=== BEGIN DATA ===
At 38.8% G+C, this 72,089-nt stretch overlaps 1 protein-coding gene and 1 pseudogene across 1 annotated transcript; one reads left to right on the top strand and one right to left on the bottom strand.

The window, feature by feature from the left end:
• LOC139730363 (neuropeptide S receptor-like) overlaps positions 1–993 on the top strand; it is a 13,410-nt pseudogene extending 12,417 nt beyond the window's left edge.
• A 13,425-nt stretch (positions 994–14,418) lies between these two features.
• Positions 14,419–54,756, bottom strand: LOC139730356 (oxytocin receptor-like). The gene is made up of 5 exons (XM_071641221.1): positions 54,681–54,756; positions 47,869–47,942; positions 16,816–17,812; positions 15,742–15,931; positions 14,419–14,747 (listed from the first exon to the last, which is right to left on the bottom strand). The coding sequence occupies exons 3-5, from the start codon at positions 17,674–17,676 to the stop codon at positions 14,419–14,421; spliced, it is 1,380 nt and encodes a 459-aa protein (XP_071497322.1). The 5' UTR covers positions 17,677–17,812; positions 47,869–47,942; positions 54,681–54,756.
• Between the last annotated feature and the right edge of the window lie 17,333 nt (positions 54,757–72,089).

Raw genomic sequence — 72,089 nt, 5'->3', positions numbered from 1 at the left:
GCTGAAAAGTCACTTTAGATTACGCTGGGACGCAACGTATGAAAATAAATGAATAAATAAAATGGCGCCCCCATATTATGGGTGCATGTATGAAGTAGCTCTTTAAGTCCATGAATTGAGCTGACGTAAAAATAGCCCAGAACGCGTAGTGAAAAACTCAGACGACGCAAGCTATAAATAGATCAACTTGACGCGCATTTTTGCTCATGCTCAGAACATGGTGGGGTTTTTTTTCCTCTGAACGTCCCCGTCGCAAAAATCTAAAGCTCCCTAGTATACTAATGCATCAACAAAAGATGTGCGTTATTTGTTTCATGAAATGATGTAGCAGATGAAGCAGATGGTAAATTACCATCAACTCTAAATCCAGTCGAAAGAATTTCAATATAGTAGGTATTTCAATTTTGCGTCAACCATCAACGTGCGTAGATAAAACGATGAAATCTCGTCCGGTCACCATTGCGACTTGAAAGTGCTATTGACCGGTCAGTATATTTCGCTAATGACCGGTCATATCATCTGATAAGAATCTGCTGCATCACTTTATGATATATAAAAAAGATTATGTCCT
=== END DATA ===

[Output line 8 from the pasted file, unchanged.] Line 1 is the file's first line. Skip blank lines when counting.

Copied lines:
GCTGAAAAGTCACTTTAGATTACGCTGGGACGCAACGTATGAAAATAAATGAATAAATAAAATGGCGCCCCCATATTATGGGTGCATGTATGAAGTAGCTCTTTAAGTCCATGAATTGAGCTGACGTAAAAATAGCCCAGAACGCGTAGTGAAAAACTCAGACGACGCAAGCTATAAATAGATCAACTTGACGCGCATTTTTGCTCATGCTCAGAACATGGTGGGGTTTTTTTTCCTCTGAACGTCCCCGTCGCAAAAATCTAAAGCTCCCTAGTATACTAATGCATCAACAAAAGATGTGCGTTATTTGTTTCATGAAATGATGTAGCAGATGAAGCAGATGGTAAATTACCATCAACTCTAAATCCAGTCGAAAGAATTTCAATATAGTAGGTATTTCAATTTTGCGTCAACCATCAACGTGCGTAGATAAAACGATGAAATCTCGTCCGGTCACCATTGCGACTTGAAAGTGCTATTGACCGGTCAGTATATTTCGCTAATGACCGGTCATATCATCTGATAAGAATCTGCTGCATCACTTTATGATATATAAAAAAGATTATGTCCT